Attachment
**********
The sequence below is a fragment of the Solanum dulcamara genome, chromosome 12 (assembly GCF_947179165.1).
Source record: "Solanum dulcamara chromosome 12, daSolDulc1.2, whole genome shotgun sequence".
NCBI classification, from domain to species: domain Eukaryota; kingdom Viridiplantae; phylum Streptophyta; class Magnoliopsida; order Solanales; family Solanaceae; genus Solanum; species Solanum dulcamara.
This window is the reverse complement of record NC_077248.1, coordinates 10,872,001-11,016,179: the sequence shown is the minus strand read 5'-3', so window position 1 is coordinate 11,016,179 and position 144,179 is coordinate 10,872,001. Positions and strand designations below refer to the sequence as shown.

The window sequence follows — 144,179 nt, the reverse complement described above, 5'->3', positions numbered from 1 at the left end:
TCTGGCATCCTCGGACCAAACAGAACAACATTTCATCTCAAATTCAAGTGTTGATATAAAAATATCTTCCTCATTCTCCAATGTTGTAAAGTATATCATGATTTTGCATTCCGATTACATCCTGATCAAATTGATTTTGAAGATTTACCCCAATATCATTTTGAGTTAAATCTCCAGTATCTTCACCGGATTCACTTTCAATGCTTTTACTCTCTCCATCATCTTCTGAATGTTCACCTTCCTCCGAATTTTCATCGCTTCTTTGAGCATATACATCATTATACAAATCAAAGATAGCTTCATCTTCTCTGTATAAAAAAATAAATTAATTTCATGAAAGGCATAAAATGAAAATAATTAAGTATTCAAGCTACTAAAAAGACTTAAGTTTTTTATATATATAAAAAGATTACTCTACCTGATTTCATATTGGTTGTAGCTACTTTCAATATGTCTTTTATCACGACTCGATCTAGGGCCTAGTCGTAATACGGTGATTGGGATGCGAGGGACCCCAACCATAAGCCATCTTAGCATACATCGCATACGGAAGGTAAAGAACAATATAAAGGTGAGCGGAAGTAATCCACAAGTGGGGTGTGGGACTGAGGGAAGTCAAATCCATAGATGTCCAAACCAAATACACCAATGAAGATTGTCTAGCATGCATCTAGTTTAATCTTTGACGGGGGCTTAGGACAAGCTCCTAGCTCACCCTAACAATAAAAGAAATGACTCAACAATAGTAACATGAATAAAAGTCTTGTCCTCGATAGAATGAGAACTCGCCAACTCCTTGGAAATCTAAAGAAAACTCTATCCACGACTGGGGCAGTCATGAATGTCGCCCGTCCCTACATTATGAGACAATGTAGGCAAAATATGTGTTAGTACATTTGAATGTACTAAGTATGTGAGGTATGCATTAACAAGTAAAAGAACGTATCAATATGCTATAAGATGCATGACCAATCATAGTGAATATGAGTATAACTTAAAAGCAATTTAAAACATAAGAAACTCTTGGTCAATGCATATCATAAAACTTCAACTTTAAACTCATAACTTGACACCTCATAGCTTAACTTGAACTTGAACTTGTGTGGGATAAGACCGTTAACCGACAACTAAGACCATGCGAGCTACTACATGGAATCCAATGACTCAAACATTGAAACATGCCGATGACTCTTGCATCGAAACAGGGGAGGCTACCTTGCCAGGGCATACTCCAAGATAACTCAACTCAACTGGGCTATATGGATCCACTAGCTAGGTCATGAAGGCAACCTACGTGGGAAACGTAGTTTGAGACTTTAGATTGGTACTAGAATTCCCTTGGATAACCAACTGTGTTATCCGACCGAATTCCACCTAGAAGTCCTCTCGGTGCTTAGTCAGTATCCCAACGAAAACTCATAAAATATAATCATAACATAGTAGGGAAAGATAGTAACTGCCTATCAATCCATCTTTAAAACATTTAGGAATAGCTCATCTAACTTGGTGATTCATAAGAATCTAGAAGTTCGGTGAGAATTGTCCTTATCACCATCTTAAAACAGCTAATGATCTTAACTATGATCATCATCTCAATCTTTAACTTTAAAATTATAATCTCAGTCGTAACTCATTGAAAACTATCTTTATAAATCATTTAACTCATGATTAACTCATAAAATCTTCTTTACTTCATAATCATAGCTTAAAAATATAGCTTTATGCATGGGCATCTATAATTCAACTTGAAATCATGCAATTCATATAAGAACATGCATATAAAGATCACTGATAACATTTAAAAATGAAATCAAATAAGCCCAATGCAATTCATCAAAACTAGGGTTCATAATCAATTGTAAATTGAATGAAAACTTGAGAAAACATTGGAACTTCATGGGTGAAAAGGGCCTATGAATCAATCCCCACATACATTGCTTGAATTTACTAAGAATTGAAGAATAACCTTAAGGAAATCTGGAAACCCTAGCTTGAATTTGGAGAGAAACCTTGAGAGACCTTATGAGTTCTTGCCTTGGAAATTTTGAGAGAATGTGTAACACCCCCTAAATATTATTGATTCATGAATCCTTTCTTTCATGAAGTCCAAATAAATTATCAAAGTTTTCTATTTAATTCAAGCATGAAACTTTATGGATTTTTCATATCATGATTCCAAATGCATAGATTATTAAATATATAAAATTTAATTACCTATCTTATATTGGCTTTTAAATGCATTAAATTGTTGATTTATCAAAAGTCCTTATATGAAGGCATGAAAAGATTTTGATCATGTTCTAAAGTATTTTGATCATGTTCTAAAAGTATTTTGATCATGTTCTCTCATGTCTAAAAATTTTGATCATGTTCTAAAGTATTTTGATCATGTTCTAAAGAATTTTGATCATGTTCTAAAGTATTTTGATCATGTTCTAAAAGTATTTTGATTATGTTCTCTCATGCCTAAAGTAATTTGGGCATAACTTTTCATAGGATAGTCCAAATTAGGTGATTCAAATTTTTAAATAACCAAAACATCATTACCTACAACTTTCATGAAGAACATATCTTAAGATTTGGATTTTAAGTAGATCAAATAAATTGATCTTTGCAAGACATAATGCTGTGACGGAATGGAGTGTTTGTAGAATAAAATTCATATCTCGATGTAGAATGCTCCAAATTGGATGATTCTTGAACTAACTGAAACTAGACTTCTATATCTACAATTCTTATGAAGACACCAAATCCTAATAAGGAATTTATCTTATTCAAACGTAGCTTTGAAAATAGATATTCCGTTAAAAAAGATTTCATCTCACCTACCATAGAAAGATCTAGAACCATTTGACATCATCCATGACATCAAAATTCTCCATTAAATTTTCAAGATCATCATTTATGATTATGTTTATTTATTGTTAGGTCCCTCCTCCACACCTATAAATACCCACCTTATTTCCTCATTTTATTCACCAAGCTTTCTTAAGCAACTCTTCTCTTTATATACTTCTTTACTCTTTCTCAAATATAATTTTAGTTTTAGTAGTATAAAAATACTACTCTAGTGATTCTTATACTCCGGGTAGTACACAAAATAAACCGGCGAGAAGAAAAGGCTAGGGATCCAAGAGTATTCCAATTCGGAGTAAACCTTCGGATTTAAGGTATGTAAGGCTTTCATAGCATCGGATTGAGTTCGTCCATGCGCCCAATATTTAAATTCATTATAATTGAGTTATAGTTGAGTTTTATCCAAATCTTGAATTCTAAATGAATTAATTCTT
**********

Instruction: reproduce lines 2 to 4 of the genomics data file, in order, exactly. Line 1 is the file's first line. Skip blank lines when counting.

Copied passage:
Source record: "Solanum dulcamara chromosome 12, daSolDulc1.2, whole genome shotgun sequence".
NCBI classification, from domain to species: domain Eukaryota; kingdom Viridiplantae; phylum Streptophyta; class Magnoliopsida; order Solanales; family Solanaceae; genus Solanum; species Solanum dulcamara.
This window is the reverse complement of record NC_077248.1, coordinates 10,872,001-11,016,179: the sequence shown is the minus strand read 5'-3', so window position 1 is coordinate 11,016,179 and position 144,179 is coordinate 10,872,001. Positions and strand designations below refer to the sequence as shown.